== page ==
Also numbhands, I can run this water injection in a way that it is proportional to engine load, which is EXACTLY how a carburetor works. Pretty cool concept, a lot of guys actually run these for water/meth setups in EFI engines because of their convenience.
Dial a Jet
Fuel injection would be sweet, but maybe like a year from now and I could tap into the block and do direct injection but that's only a dream for now. Would love to make this a competitive bike as I will be racing in the Open Expert class at my local club (smaller club) and it would be pretty cool to see a small bore up to speed.
Also for the exhaust injection, it would be nice to have it vary the amount of water so that the powerband could be broadened to even a greater extent, but controlling that would be pretty tough. Double, but tough.
Posted September 21, 2014 - 12:59 PM
Hey guys, I'm opening this thread back up. I am CR85Racer12 this is just my other account, I couldn't find the password for that other account (its almost a 10 year old account)
So I'm in the process of making a quick machine which is hopefully still nice and light. It will be a 2005 YZ167 with the exhaust water injection as mentioned in the earlier posts. Here is how I am planning to do it, looking for some advice to see what other people with an engineer's mindset think.
1) I will be welding a bung onto the exhaust pipe right near the cylinder and attaching a very tiny nozzle (rated at 35cc / minute at 100psi pressure) I have the nozzles already
2) Will be using a small, high pressure electric motor. Same type of pump I am using on my turbo Honda civic for water injection only smaller.
It is small enough to fit under the engine, strapped onto a skidplate, provides high pressure and requires 35 watts max
3) Running a YZ250 Carb (same 38mm, Powerjet disabled) so that I can use the TPS for a load parameter
4) Will be using an Arduino Nano to read the RPM as well as the TPS, and then create a map that uses pulse-width modulation to control the voltage at the pump, and therefore the pressure at the nozzles (basically high pressure at low rpms/high load and tapering off in the higher rpms)
5) Since I will need to power the arduino (which takes only a couple watts) and the pump which takes 35W I will need a stator that can handle that kind of power demand. Options are to use a Steahly stator meant to power headlights, or to somehow modify a WR250F stator to fit to this bike. Also a possibility to just have the stator rewound to suit the increased demand, although I'm not sure this is possible as there is limited space as it is and my guess would be more coils would be required for more power?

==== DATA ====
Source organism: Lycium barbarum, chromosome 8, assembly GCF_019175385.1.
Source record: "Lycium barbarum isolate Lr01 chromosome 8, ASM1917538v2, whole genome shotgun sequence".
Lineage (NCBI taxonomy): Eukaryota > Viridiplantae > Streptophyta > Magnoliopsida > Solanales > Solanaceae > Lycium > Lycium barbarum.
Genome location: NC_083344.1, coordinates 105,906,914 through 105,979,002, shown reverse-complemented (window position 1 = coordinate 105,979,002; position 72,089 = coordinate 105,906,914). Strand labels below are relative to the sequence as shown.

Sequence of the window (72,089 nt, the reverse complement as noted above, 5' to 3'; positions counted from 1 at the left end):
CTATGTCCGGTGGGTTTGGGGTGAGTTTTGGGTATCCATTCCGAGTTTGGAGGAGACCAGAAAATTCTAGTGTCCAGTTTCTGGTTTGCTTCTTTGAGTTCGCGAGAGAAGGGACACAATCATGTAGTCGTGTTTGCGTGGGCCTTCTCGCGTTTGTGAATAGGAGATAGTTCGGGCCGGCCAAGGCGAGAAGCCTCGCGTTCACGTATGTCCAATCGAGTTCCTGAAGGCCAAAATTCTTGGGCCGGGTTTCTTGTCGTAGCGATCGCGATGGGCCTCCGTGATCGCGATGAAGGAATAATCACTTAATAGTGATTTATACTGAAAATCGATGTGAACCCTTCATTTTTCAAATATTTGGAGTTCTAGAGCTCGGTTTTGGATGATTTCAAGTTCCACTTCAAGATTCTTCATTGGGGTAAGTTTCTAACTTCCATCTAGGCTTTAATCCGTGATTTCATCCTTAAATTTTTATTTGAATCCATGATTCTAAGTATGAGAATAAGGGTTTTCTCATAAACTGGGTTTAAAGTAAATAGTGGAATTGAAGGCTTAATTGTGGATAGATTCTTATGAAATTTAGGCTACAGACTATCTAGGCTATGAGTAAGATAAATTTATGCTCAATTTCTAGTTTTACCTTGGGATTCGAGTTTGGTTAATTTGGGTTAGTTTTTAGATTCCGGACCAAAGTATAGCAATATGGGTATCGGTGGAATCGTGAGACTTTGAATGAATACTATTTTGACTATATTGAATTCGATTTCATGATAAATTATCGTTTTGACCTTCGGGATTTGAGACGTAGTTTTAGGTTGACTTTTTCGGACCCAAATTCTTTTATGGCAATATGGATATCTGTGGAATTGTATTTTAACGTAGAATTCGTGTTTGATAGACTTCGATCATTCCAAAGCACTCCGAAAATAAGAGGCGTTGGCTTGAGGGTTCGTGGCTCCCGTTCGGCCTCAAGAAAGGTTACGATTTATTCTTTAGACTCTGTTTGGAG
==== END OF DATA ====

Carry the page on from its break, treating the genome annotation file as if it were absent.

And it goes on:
Here is where it gets tricky
6) For the water reservoir I have 2 options, I can either section off part of the gas taken by modifying it considerably and allowing it to hold a small volume of water (my guess would be between 500mL and 1000mL)
I can get a oversized high radiator for the left side, and then convert the right radiator into a water reservoir, however this may cause cooling issuses, I also may be able to get a heavier duty water pump to move the water faster to help with cooling. Definitely looking for some opinions here
7) Lastly I will be using a water-solenoid that will be switched when the RPM's get high enough that exhaust water injection is no longer necessary, the solenoid will direct the water flow to my other mini injector (again 35cc/min) in the intake tract. It will produce an extremely atomized most which will help to cool down the intake tract and give a few ponies in the upper RPM range as well as help with the possibility of knock or detonation. I've been reading about 2 strokes and have been reading that the excessive heat really limits them in the upper RPM range as the piston is firing with every other stroke, the heat never has a chance to "escape" so I'm hoping that the water can help with this. And I know that detonation is most likely to occur at peak torque which will be in the midrange but this will be when the exhaust water is spraying the hardest, and some of the water will be pushed back into the combustion chamber by the returning sound wave, so that should also help with detonation at this rpm range.
I just got the 167cc motor and I have a few of the parts and the rest are soon to come. Yes the 167 is already quite fast but I want this thing to be blistering fast, faster than any small bore 2-stroke. Porting is set up for mid-top and I have the most mid-top combustion chamber I could find (FMF SST) which will provide power in the upper range and the water will help in the mid range so that this bike should have a very impressive powerband.
Don't worry I am riding the bike for the rest of the season with the 167cc and won't be really diving into this until winter forces me to stop riding but that really is not far away now, we will have snow in the next month or two.
Anybody familiar with creating maps using arduino or microcontrollers? Anyone have any suggestions for the water reservoir and if eliminating a will and depending on one oversized rad to provide all of the cooling? Don't forget that the water is considered "liquid intercooling", I guess I can really only find out through testing here.
Any suggestions would be awesome, thanks guys
Posted October 22, 2014 - 03:43 PM
Posted October 22, 2014 - 03:50 PM
As I remember the nozzle in the pipe was simply main jets. Allowed tuning of the water volume.